Another way to think of GBA is like a two-way highway. It lets your gut and brain chat with each other, exchanging signals through nerves, hormones, and even metabolism.

Through this bidirectional communication chain, the gut can influence and be influenced neurally, hormonally, and metabolically. So, when you're stressed, it can throw this communication out of balance, leading to a disrupted gut.

Many microorganisms in the Gastrointestinal Tract (GIT) are located in the large bowel where they play an essential role in digestion. The gut microbiota ferments nondigestible food components whose nutrients would be inaccessible otherwise.

Essentially they work their magic on foods that your body can't fully digest, producing helpful substances like short-chain fatty acids (SCFAs). These SCFAs then travel through your bloodstream, giving energy to other organs and even influencing your immune system.

More Bacteria in the Gut is… Better?

Though the gut is highly individual, generally a reduction or elimination of gut bacteria is associated with negative health effects, while an increase in diverse bacteria improves metabolic functions and immunity.

Exercise plays a positive role in energy homeostasis and regulation. In other words, exercise can be a trusty sidekick in bettering your gut health.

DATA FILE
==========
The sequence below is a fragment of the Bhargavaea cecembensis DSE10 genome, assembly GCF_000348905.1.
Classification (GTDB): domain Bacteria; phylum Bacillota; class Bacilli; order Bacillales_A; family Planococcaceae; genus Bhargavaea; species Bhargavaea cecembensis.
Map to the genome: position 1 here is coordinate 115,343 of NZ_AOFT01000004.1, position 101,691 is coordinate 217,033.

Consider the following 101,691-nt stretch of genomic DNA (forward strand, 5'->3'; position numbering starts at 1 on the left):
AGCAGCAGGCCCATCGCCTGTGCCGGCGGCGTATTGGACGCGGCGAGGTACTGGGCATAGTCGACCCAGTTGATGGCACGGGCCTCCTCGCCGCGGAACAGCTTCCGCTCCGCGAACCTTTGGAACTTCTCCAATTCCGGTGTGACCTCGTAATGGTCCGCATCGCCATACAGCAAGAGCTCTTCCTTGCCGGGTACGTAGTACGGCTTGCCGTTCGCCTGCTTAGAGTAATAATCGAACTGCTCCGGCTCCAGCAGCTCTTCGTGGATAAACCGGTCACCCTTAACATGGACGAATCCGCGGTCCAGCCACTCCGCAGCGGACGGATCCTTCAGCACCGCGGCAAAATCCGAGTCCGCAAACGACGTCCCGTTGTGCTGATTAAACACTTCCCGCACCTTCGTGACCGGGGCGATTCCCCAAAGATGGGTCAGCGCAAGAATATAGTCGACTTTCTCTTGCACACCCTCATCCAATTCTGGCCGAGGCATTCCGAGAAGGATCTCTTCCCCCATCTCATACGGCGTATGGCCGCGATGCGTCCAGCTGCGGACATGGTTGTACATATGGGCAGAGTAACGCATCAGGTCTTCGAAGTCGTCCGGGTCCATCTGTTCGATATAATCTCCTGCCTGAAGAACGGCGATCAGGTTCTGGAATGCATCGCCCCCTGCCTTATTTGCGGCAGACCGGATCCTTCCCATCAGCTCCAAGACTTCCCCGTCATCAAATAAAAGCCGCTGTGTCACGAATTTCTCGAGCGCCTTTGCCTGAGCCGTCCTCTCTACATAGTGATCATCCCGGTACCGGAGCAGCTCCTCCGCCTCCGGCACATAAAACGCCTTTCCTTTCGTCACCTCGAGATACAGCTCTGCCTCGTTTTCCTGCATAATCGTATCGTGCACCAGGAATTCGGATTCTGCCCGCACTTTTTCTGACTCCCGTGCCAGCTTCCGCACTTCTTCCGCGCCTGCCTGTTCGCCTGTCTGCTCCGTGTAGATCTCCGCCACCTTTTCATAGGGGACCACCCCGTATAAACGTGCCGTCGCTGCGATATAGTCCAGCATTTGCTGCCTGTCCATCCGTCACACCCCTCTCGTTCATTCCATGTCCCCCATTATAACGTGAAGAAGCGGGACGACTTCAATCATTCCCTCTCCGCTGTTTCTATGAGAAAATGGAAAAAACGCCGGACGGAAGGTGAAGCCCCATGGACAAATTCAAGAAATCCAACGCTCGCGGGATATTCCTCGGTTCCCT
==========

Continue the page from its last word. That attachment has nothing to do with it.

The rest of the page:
Even simple activities like walking can speed up digestion, improve blood flow to your gut, and keep nasty issues like bloating and constipation at bay.

Exercise has also been shown to reduce the risk of colon cancer, diverticulosis, and IBD. Endurance exercise, however, has a converse effect due to a reduction of blood flow. Short, intentional exercise sessions show to be superior for promoting a healthy gut.

Woman taking a walk

Bueller, Bueller… Butyrate!

Here's where things get even cooler. Researchers found that people who stay fit have more diverse gut bacteria, and they produce something called butyrate.

Butyrate is like a special fuel for your gut cells, reducing inflammation and stress. This not only keeps your gut happy but also reaches your brain, potentially slowing down degenerative diseases like Parkinson's, Alzheimer's, stroke and autism.

So, by keeping your body moving, you're giving your gut and brain a serious boost.